But an LLM is raw. It is tricky to wrangle into a useful form, hard to prevent going off the rails and requires genuine skill to use well. Turning it into a chatbot requires an extra step, the aforementioned reinforcement learning with human feedback: RLHF.
An army of human testers are given access to the raw LLM, and instructed to put it through its paces: asking questions, giving instructions and providing feedback. Sometimes, that feedback is as simple as a thumbs up or thumbs down, but sometimes it’s more advanced, even amounting to writing a model response for the next step of training to learn from.
The sum total of all the feedback is a drop in the ocean compared to the scraped text used to train the LLM. But it’s expensive. Hundreds of thousands of hours of work goes into providing enough feedback to turn an LLM into a useful chatbot, and that means the large AI companies outsource the work to parts of the global south, where anglophonic knowledge workers are cheap to hire. From last year:
I said “delve” was overused by ChatGPT compared to the internet at large. But there’s one part of the internet where “delve” is a much more common word: the African web. In Nigeria, “delve” is much more frequently used in business English than it is in England or the US. So the workers training their systems provided examples of input and output that used the same language, eventually ending up with an AI system that writes slightly like an African.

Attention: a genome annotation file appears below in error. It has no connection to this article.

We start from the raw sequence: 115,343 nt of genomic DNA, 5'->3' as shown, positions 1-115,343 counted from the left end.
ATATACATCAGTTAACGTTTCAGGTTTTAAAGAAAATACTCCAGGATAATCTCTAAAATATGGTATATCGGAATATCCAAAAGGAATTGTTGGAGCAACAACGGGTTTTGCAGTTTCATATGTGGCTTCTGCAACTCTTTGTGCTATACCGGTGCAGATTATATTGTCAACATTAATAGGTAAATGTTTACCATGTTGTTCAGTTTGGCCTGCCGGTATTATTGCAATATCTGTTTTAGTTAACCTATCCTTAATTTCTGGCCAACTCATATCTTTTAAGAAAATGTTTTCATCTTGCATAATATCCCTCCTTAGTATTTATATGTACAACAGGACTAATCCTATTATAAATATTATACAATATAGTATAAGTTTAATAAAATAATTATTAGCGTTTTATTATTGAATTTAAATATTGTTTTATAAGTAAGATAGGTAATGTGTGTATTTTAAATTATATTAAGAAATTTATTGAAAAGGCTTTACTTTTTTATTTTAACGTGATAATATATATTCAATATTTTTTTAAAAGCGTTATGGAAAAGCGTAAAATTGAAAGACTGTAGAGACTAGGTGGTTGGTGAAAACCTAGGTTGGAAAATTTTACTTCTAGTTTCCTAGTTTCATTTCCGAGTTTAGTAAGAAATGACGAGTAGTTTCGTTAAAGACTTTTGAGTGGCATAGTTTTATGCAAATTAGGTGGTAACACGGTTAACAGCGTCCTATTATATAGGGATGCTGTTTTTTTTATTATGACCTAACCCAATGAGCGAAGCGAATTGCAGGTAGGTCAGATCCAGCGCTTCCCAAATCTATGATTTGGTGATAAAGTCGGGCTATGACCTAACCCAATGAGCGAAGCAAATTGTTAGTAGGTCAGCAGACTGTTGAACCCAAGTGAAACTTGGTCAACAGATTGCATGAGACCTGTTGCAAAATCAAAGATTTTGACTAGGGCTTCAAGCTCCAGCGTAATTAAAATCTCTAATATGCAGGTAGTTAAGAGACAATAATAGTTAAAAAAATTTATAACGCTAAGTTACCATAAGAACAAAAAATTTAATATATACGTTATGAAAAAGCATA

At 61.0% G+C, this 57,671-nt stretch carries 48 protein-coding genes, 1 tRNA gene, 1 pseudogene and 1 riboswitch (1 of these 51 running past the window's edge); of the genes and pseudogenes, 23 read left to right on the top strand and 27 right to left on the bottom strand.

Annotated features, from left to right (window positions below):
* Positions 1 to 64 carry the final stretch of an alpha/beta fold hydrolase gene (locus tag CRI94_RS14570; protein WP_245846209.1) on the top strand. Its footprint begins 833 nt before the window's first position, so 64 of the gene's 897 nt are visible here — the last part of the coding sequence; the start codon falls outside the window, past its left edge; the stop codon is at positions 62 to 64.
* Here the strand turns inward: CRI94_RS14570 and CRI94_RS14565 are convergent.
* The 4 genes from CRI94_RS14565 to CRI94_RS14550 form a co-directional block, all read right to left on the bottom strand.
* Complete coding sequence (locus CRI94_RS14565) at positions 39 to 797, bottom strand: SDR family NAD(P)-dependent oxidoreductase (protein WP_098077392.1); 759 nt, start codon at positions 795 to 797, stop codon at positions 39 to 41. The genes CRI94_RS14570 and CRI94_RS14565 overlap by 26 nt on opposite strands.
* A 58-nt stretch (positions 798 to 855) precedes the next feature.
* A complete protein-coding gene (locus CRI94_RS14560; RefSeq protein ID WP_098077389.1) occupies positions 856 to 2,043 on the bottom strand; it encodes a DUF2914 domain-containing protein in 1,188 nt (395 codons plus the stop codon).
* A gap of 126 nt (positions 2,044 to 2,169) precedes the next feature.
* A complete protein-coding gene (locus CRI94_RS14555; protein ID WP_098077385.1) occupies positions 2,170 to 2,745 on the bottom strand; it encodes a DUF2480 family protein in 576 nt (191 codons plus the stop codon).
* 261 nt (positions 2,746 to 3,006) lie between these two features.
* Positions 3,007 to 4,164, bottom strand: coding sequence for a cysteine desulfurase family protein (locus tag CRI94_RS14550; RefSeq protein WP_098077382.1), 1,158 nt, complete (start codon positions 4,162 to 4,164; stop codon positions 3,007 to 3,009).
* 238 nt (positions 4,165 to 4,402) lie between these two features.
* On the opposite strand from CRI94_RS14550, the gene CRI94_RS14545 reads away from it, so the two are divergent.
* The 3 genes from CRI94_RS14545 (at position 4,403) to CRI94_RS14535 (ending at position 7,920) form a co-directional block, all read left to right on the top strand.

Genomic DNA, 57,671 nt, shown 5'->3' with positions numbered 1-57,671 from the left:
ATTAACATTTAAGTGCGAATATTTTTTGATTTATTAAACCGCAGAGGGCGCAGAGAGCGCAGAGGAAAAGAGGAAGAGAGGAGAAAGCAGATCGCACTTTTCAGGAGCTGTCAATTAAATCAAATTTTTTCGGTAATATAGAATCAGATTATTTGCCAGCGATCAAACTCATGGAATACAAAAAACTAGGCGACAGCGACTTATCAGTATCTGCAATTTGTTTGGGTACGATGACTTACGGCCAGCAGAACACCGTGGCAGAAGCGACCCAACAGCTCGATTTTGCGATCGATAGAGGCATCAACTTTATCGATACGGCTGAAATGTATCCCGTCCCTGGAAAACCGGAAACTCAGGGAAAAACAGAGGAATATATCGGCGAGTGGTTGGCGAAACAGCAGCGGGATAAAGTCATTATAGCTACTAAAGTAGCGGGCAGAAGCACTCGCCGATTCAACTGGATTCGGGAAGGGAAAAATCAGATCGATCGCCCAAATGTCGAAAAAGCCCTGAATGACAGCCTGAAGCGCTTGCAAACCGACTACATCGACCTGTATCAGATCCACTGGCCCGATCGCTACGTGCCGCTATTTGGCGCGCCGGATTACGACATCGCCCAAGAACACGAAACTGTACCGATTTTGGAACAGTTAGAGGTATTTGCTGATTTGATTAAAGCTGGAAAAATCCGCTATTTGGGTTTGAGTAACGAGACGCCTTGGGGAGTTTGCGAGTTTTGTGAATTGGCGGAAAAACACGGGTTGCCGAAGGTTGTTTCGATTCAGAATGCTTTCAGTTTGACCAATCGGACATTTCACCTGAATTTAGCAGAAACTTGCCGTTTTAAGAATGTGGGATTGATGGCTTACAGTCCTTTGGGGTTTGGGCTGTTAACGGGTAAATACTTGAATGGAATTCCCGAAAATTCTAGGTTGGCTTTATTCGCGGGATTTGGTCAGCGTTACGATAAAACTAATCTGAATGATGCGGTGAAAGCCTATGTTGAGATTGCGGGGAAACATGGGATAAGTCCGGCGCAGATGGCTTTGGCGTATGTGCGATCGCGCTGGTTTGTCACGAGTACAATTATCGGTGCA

And that’s the final indignity. If AI-ese sounds like African English, then African English sounds like AI-ese. Calling people a “bot” is already a schoolyard insult (ask your kids; it’s a Fortnite thing); how much worse will it get when a significant chunk of humanity sounds like the AI systems they were paid to train?
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AI hardware is here

Rabbit Inc’s R1, an ‘intuitive companion device’.
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The world of atoms moves more slowly than the world of bits. The November 2022 launch of ChatGPT led to a flurry of activity. But where digital competitors launched in a matter of weeks, we’re only now starting to see the physical ramifications of the AI revolution.
On Monday, AI-search-engine-for-your-mind startup Limitless revealed its first physical product, a $99 pendant that you wear on your shirt to record, well, everything. From the Verge:
It’s a genuinely exciting space to cover because no one actually knows what AI hardware should be. Limitless has one answer; Rabbit has a very different one, with its R1:
Looking like a small, square smartphone, the R1 is a push-button partner to an AI agent which, the company says, can be trained to carry out tasks on your behalf. The physical object, designed by renowned consultancy Teenage Engineering, looks delectable, but the whole thing rides on whether the AI agent at its heart can actually be trusted. At its best, it could bring powerful AI assistants into our daily lives; at its worst, it would just make you nostalgic for Siri.
And the worst is not impossible. Humane is the first major company to get AI hardware to market, with its AI Pin – and it’s not gone well. From the Verge’s review:
The AI pin isn’t going to be the last piece of AI hardware we see, then. But it might be Humane’s last.